GOES-N Satellite Arrives at KSC for Final Pre-Launch Testing

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03.11.05

George H. Diller
Kennedy Space Center, Fla.
(Phone: 321/867-2468)

Cynthia M. O'Carroll
Goddard Space Flight Center
(Phone: 301/614-5563)

John Leslie
NOAA/NESDIS
(Phone: 301/457-5005)

RELEASE: 24-05

GOES-N SATELLITE ARRIVES AT KSC FOR FINAL PRE-LAUNCH TESTING

The latest Geostationary Operational Environmental Satellite (GOES) 
developed by NASA for the National Oceanic and Atmospheric 
Administration (NOAA), called GOES-N, arrived today by a C17 military 
cargo aircraft at Kennedy Space Center's Shuttle Landing Facility 
from the manufacturing plant in El Segundo, Calif. 

The GOES-N satellite is targeted to launch May 4 onboard a Boeing 
expendable launch vehicle Delta IV (4,2) with a 3-burn second stage 
operation. Once in orbit GOES-N will be designated GOES-13 and will 
complete checkout and be placed in on-orbit storage as a replacement 
for an older GOES satellite. 

After arriving, the satellite was transported to Astrotech in 
Titusville, Fla., where final testing of the imaging system, 
instrumentation, communications and power systems will be performed. 
These tests will take approximately two months to complete. Then the 
spacecraft will be fueled with propellant for the attitude control 
system, encapsulated in the nose fairing and prepared for transport 
to the launch pad. 

GOES-N is the first spacecraft to be launched in the new GOES-N/O/P 
series of geostationary environmental weather satellites. The GOES 
satellites continuously provide observations of 60 percent of the 
Earth including the continental United States, providing weather 
monitoring and forecast operations as well as a continuous and 
reliable stream of environmental information and severe weather 
warnings. 

On board GOES-N will be an advanced attitude control system using star 
trackers and an optical bench onto which the Imager and Sounder are 
mounted providing enhanced instrument-pointing ability. These 
enhancements improve image navigation and registration to better 
locate severe storms and other events important to NOAA. NASA Goddard 
Space Flight Center and the NOAA National Environmental Satellite, 
Data and Information Service (NESDIS) have set a higher standard of 
accuracy for the GOES-N series, including data pixel location to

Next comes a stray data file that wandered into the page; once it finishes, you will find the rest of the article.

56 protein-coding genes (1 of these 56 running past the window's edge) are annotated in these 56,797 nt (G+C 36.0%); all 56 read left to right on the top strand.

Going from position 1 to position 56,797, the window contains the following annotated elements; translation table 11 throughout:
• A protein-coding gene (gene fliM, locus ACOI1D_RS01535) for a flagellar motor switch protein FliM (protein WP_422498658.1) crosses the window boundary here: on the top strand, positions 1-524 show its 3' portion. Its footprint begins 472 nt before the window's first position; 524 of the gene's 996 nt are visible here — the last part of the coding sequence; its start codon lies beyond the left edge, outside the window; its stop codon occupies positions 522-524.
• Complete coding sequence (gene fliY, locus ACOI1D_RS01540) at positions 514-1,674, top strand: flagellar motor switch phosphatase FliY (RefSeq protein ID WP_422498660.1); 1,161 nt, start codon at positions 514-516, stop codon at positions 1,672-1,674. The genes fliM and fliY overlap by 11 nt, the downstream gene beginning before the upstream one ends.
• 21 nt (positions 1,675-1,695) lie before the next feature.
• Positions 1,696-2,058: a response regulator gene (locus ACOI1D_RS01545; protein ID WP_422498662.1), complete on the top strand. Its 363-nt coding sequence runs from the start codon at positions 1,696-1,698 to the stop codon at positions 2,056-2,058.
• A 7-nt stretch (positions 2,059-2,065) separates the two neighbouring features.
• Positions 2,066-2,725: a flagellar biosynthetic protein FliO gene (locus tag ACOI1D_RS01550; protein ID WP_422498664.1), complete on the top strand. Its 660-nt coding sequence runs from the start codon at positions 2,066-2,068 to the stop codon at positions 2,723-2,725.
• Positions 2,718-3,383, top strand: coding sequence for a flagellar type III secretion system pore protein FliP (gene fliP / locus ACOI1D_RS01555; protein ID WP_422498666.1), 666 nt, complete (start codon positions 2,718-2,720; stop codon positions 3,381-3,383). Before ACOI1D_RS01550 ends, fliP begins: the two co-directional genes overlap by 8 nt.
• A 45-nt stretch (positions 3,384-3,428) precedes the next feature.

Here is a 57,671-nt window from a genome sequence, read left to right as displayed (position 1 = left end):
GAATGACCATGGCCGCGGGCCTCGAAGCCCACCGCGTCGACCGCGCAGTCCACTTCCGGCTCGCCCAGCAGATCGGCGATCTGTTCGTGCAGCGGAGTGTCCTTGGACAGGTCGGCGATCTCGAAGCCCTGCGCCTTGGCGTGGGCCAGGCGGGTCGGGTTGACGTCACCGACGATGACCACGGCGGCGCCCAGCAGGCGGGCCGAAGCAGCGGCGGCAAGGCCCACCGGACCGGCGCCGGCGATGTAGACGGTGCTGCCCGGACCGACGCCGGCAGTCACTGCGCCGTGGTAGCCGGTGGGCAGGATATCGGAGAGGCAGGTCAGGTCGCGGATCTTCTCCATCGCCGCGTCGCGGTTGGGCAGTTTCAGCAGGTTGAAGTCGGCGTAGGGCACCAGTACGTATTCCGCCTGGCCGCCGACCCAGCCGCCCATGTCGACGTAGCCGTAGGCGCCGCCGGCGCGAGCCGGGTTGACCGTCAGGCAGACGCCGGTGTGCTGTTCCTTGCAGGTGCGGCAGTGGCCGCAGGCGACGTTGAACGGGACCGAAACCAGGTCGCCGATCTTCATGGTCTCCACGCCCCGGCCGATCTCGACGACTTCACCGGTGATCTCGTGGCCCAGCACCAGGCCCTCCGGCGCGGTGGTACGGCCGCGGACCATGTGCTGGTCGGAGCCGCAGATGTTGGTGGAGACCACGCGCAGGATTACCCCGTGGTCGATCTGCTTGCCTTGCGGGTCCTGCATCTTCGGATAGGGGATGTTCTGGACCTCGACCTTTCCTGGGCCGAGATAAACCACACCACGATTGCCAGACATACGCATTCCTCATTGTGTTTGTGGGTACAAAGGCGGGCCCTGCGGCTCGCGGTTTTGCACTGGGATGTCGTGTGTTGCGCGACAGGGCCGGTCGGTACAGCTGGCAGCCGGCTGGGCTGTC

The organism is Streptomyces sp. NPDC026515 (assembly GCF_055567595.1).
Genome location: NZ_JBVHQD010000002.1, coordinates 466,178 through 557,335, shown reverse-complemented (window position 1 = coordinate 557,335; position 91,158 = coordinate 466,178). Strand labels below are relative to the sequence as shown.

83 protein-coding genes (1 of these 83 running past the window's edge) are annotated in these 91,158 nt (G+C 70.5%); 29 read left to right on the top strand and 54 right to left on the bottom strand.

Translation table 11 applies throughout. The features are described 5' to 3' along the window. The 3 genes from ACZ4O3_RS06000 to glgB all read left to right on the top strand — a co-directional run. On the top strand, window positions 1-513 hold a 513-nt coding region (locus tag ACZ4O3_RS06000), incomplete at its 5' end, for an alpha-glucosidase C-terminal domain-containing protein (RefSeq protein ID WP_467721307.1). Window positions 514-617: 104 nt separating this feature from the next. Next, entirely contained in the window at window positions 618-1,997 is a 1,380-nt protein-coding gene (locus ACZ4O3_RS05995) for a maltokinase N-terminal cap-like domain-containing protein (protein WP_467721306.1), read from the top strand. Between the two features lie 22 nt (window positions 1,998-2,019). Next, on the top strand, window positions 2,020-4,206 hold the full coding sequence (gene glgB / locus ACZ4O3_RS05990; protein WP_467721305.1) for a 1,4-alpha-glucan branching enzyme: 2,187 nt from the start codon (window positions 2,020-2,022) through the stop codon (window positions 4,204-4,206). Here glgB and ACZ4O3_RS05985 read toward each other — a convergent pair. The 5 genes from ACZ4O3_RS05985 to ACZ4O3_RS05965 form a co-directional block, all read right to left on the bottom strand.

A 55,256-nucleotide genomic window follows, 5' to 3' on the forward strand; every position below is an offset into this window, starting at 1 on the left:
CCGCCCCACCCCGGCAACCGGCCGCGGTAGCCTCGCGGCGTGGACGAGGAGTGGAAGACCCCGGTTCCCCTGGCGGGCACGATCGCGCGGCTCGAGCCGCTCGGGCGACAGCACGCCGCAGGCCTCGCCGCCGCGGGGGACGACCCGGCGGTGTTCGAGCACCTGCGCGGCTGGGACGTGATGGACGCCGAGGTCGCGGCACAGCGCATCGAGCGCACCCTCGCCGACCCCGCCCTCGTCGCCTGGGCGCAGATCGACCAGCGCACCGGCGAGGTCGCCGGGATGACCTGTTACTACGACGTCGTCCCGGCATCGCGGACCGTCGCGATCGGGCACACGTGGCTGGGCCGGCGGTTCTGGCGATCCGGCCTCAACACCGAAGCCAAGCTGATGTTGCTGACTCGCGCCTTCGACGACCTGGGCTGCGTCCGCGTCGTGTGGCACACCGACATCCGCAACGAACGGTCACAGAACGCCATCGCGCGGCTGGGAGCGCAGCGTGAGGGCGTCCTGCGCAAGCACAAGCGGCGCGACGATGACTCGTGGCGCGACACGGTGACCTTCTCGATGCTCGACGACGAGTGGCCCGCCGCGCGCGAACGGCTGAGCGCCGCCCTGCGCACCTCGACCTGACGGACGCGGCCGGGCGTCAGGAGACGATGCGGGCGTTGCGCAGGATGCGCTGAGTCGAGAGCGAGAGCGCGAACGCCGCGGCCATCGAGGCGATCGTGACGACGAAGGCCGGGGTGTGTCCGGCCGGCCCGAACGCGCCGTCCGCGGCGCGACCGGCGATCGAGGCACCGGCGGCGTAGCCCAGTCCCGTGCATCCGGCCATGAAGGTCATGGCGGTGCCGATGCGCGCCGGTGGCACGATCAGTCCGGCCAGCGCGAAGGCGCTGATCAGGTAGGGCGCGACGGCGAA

approximately two kilometers from geosynchronous orbit of 35,000 km 
(22,300 miles) above the Earth's surface. 

The multi-mission GOES-N Series will be a vital contributor to 
weather, solar, and space operations and future science improvements 
with weather prediction and remote sensing. The GOES-N Series will 
aid severe storm warnings, resource management, search and rescue, 
emergency managers, and likely lead to additional advances in 
environmental sciences and multifaceted data applications of remotely 
sensed phenomena. GOES-N data will add to the global climate change 
databases of knowledge, embracing many civil and government 
environmental forecasting organizations that work to benefit people 
everywhere and help save lives. 

GOES-N will carry the government-furnished ITT built Imager and 
Sounder instruments to provide regular measurements of the Earth's 
atmosphere, cloud cover, ocean temperatures, and land surfaces. 
GOES-N will carry a new operational government-furnished Solar X-ray 
Imager built by Lockheed. Space Environment Monitor instruments were 
part of the Boeing spacecraft contract and were built by Science 
Applications International Corporation and Assurance Technology 
Corporation. 

The Boeing Delta IV (4,2) Expendable Launch Vehicle was erected on 
February 16, 2005, at the Space Launch Complex (SLC 37B) at Cape 
Canaveral Air Force Station. The two solid rocket boosters were 
attached the following week. NASA's Goddard Space Flight Center in 
Greenbelt, Md., is responsible for the procurement of the GOES 
satellites for NOAA including final testing in Florida and the 
initial on-orbit checkout. NOAA is responsible for satellite 
operation, data distribution and management of the program. 

Boeing Expendable Launch Systems will conduct the commercial launch 
with a Federal Aviation Administration (FAA) launch license. Boeing 
is responsible for the Delta IV launch vehicle processing at SLC-37B, 
the integration of the GOES-N spacecraft with the Boeing Delta IV and 
the launch countdown activities. 

For more information about GOES-N and the geostationary satellites on 
the Web, visit: 

http://goespoes.gsfc.nasa.gov 

http://www.osd.noaa.gov/GOES/goes_n.htm

	
-end-



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